It was a pro-choice wave that swept through the various states where the issue of abortion rights was on the ballots, namely Kentucky, Michigan, Vermont, California and Montana.
An overwhelming majority of voters in Vermont and California have decided to enshrine reproductive rights in their respective Constitutions.
In Kentucky, a very conservative state where one of the strictest anti-abortion laws in the country is already in force, nearly 53% of voters rejected a measure aimed at amending the Constitution to formally ban abortion there.
This is a historic victory for the people of Kentuckyand Tamarra Wieder, of the organization, indicated in a press release Planned Parenthood.
This is not only a success in the face of government meddling and interference in individuals’ personal medical decisions, but it is also the first time that so many different organizations have come together for the specific purpose of combat a threat of this magnitude.
In Michigan, the issue was particularly critical because the referendum vote sought to prevent an old anti-abortion law dating from 1931 from taking effect. Finally, just over 55% of voters voted to enshrine the
reproductive freedom in their Constitution.
On the side of Montana, 53.9% of the votes rejected the proposal to give explicit legal rights to embryos and fetuses that are born alive, which would further restrict access to abortion.
States End Slavery, Louisiana Perpetuates It
Although slavery has been outlawed in the United States for 150 years, incarcerated people can still be enslaved by
punishment for a crime according to the 13e amendment to the US Constitution.
On Tuesday, Louisiana voters voted against an amendment to the Constitution to remove the section allowing slavery as a punishment.
Similar referendums, however, saw the opposite results in Vermont and Tennessee, where more than 80% of the population voted to abolish slavery.
Votes were still being counted late in the evening in Oregon, but at the time of this writing, more than half of voters had voted to end slavery in that state.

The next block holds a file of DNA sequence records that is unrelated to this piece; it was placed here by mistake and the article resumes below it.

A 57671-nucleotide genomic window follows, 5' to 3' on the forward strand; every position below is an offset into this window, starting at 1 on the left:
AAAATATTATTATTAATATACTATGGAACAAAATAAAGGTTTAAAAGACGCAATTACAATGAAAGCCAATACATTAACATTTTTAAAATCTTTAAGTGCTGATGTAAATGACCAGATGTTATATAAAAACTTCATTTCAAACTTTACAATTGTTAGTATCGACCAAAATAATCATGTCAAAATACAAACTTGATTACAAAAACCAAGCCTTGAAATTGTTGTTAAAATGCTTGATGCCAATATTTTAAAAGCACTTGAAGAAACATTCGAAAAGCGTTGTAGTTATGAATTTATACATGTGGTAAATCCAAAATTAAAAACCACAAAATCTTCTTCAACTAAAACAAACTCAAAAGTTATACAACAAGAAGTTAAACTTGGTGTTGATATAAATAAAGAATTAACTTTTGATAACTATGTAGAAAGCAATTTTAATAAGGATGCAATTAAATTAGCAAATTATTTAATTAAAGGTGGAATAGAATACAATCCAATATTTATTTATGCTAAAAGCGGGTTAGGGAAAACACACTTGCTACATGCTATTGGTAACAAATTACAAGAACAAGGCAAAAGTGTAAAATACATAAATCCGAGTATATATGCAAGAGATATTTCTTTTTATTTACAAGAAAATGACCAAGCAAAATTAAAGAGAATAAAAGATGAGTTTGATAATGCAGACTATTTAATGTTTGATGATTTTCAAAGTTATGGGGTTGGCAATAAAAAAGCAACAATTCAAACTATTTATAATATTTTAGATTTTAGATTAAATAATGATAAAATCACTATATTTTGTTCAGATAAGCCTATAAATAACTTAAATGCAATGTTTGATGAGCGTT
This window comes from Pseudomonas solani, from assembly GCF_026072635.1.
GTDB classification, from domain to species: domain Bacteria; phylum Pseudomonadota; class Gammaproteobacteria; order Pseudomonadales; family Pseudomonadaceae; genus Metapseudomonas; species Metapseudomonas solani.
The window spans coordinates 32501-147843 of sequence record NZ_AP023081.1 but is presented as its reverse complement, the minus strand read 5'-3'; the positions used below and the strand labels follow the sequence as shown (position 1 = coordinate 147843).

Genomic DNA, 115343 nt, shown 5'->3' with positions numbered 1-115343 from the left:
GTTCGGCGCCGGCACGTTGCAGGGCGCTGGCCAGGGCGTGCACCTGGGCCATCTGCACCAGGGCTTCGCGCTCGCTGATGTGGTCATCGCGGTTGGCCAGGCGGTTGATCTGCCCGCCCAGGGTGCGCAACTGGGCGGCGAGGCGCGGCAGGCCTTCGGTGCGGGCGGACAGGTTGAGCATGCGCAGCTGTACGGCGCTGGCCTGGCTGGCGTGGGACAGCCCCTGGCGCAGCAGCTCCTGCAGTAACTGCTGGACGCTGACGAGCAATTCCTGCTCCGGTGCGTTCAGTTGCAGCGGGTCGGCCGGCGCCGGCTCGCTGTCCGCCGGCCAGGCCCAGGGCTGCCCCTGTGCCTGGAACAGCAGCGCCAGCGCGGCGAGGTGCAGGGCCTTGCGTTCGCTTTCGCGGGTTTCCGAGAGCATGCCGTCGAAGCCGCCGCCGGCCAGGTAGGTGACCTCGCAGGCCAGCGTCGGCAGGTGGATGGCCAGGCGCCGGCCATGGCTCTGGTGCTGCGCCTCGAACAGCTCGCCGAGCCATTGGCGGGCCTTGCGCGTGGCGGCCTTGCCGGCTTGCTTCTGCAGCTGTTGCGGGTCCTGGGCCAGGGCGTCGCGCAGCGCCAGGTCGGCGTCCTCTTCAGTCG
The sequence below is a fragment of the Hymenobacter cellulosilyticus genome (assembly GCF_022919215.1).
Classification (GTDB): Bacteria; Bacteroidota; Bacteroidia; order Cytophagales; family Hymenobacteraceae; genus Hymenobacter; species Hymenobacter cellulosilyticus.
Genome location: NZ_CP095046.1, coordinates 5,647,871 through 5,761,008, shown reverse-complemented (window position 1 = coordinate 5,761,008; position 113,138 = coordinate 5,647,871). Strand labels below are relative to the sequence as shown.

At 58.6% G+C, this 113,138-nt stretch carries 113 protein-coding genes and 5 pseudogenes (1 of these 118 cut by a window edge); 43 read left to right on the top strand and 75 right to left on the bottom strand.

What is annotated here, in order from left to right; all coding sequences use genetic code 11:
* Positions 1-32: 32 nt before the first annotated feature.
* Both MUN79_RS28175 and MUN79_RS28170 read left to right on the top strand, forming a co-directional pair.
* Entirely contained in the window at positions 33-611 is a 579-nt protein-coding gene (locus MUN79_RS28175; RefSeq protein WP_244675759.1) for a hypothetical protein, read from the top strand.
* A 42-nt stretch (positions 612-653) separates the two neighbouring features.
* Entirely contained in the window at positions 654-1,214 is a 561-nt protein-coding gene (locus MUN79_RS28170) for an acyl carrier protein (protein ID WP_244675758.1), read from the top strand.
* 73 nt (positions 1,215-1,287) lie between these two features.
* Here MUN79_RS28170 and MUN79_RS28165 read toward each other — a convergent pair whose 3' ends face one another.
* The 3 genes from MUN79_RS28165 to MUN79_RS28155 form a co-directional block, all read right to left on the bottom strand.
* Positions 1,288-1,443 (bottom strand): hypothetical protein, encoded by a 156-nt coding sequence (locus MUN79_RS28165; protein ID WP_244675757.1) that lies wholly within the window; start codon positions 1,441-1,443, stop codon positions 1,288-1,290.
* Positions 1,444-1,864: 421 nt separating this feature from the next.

Cannabis still banned in several places
Voters in Maryland overwhelmingly voted to legalize marijuana, and Missouri followed closely behind.
On the other hand, in Arkansas and in South and North Dakota, the referendums pointed to a continuation of the criminalization of cannabis. Colorado voters were still undecided late in the evening on a proposal to decriminalize certain psychedelic drugs.
Cannabis legalization seems to be becoming an increasingly bipartisan issue, says the Washington Post. Some hoped that a victory in these conservative states could bring the debate to the federal stage.
Towards a Preferential Voting System in Nevada
Nevada citizens have positioned themselves for the integration of a new preferential voting system (where voters choose their candidates in order of preference). Some experts believe that preferential voting allows for greater representativeness and the selection of less polarized candidates. This voting method is already used in many cities across the country and in two states, Maine and Alaska.
Moreover, while this election is considered crucial for democracy, voters in several states have come out to restrict access to the vote (Nebraska, Ohio), or even to expand it (Michigan, Connecticut).
In Arizona, a proposal to restrict voting was on course to be denied late Tuesday evening.
The issue of access to firearms did not inflame debates during this election race, but voters in two states had to think about it.
In Iowa, a new constitutional right to own and carry a firearm has been won hands down.
In contrast, in Oregon, the race was still very tight for a new law to require obtaining a license to acquire a firearm, and to prohibit weapons that can contain more than 10 cartridges.
This report was produced during an internship at the Radio-Canada office in Washington thanks to a grant from the Fondation de l’Université du Québec à Montréal (UQAM).